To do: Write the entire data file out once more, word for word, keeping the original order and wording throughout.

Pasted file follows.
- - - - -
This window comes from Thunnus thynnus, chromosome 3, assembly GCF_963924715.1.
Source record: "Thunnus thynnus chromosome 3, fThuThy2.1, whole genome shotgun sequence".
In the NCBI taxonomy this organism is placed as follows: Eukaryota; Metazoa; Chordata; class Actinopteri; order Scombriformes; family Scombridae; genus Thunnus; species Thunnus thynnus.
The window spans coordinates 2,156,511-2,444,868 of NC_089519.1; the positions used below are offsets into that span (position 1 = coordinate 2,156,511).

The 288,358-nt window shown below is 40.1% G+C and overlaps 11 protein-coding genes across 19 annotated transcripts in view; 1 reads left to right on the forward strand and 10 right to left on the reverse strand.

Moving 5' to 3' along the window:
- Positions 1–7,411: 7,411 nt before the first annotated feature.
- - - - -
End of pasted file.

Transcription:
This window comes from Thunnus thynnus, chromosome 3, assembly GCF_963924715.1.
Source record: "Thunnus thynnus chromosome 3, fThuThy2.1, whole genome shotgun sequence".
In the NCBI taxonomy this organism is placed as follows: Eukaryota; Metazoa; Chordata; class Actinopteri; order Scombriformes; family Scombridae; genus Thunnus; species Thunnus thynnus.
The window spans coordinates 2,156,511-2,444,868 of NC_089519.1; the positions used below are offsets into that span (position 1 = coordinate 2,156,511).

The 288,358-nt window shown below is 40.1% G+C and overlaps 11 protein-coding genes across 19 annotated transcripts in view; 1 reads left to right on the forward strand and 10 right to left on the reverse strand.

Moving 5' to 3' along the window:
- Positions 1–7,411: 7,411 nt before the first annotated feature.